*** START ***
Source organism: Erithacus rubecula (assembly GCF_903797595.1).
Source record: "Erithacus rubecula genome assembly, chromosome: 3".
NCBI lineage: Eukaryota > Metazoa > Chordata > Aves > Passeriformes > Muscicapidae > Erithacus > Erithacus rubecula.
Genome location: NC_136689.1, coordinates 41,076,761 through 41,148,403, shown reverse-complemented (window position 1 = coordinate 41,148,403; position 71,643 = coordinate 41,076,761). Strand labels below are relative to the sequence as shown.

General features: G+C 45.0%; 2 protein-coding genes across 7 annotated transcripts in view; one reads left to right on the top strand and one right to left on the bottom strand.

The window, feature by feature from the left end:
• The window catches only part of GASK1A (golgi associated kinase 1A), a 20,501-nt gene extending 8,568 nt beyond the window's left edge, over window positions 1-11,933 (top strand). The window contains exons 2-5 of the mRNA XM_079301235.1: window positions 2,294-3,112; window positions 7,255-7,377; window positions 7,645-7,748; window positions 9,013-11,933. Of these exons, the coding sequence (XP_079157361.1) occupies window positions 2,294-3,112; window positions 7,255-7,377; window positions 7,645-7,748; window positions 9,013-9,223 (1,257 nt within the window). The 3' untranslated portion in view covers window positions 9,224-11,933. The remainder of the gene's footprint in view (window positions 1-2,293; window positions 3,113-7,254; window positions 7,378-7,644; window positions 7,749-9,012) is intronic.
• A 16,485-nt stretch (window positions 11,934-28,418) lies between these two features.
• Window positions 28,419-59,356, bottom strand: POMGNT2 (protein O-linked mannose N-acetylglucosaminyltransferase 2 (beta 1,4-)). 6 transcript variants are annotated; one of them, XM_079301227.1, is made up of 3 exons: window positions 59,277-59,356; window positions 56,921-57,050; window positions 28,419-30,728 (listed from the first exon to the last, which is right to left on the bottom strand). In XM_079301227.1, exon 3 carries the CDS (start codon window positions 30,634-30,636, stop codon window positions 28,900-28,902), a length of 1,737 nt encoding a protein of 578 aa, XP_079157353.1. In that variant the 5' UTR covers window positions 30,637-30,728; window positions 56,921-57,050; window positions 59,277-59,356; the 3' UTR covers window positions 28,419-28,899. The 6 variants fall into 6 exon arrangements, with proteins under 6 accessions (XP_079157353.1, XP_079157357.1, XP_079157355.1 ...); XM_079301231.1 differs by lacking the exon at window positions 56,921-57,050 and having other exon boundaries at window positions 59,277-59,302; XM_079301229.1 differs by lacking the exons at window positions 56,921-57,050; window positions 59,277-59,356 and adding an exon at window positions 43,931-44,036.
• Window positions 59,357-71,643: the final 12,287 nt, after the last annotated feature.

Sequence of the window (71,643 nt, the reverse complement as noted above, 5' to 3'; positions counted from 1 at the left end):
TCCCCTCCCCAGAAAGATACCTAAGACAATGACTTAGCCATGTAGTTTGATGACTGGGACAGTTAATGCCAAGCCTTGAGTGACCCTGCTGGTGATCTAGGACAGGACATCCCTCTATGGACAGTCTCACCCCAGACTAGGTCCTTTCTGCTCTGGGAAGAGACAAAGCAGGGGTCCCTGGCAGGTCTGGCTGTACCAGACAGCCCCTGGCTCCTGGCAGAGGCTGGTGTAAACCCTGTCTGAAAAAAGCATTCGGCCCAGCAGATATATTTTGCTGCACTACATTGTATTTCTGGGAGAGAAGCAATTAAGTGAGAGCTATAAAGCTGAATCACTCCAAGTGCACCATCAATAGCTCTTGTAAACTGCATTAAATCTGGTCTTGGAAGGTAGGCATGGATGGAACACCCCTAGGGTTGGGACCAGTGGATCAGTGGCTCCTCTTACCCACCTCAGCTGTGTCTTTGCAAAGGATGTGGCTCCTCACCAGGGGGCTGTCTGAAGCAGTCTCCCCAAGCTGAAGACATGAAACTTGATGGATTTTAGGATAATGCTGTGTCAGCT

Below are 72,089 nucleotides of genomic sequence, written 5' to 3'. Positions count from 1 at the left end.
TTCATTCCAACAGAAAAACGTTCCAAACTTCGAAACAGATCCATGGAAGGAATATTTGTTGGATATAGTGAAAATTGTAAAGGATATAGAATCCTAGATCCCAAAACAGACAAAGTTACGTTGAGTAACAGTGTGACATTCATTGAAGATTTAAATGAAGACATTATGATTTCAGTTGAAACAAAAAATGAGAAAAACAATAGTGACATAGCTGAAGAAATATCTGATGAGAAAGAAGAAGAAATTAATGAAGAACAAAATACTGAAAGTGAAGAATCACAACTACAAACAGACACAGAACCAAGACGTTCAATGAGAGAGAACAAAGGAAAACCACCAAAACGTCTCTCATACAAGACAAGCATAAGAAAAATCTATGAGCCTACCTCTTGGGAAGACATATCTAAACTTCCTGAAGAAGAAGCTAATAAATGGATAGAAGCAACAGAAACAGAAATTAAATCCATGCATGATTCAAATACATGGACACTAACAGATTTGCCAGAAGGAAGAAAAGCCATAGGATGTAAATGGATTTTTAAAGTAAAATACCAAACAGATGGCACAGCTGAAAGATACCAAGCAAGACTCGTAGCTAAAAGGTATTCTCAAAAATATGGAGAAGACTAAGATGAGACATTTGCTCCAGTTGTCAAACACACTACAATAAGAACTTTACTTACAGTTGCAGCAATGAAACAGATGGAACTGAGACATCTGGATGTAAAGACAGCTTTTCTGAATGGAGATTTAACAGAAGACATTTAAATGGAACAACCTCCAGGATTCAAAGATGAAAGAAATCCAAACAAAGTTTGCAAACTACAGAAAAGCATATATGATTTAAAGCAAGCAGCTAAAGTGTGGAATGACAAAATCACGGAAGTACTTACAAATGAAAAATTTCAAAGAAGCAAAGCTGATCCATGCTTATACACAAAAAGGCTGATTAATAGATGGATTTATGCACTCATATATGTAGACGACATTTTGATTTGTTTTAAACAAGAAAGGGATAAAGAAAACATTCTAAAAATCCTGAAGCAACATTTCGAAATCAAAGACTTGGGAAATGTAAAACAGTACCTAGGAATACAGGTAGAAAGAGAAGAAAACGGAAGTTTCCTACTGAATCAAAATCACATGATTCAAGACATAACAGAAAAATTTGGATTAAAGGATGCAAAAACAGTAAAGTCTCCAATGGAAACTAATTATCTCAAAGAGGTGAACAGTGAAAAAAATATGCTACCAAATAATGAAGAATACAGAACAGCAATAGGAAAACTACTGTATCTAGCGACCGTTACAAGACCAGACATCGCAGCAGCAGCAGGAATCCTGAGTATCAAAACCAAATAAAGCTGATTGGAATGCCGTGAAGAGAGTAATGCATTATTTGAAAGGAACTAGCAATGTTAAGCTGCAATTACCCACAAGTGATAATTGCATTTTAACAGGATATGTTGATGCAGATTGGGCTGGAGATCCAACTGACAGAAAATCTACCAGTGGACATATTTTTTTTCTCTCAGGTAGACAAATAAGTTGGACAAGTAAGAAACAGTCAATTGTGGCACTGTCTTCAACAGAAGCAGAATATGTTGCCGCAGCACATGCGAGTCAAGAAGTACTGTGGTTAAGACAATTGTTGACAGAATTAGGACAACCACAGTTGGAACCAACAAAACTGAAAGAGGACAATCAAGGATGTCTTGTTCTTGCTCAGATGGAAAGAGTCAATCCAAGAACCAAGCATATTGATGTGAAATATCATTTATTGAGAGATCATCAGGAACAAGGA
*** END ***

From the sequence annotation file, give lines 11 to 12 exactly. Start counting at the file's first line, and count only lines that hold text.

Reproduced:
Sequence of the window (71,643 nt, the reverse complement as noted above, 5' to 3'; positions counted from 1 at the left end):
TCCCCTCCCCAGAAAGATACCTAAGACAATGACTTAGCCATGTAGTTTGATGACTGGGACAGTTAATGCCAAGCCTTGAGTGACCCTGCTGGTGATCTAGGACAGGACATCCCTCTATGGACAGTCTCACCCCAGACTAGGTCCTTTCTGCTCTGGGAAGAGACAAAGCAGGGGTCCCTGGCAGGTCTGGCTGTACCAGACAGCCCCTGGCTCCTGGCAGAGGCTGGTGTAAACCCTGTCTGAAAAAAGCATTCGGCCCAGCAGATATATTTTGCTGCACTACATTGTATTTCTGGGAGAGAAGCAATTAAGTGAGAGCTATAAAGCTGAATCACTCCAAGTGCACCATCAATAGCTCTTGTAAACTGCATTAAATCTGGTCTTGGAAGGTAGGCATGGATGGAACACCCCTAGGGTTGGGACCAGTGGATCAGTGGCTCCTCTTACCCACCTCAGCTGTGTCTTTGCAAAGGATGTGGCTCCTCACCAGGGGGCTGTCTGAAGCAGTCTCCCCAAGCTGAAGACATGAAACTTGATGGATTTTAGGATAATGCTGTGTCAGCT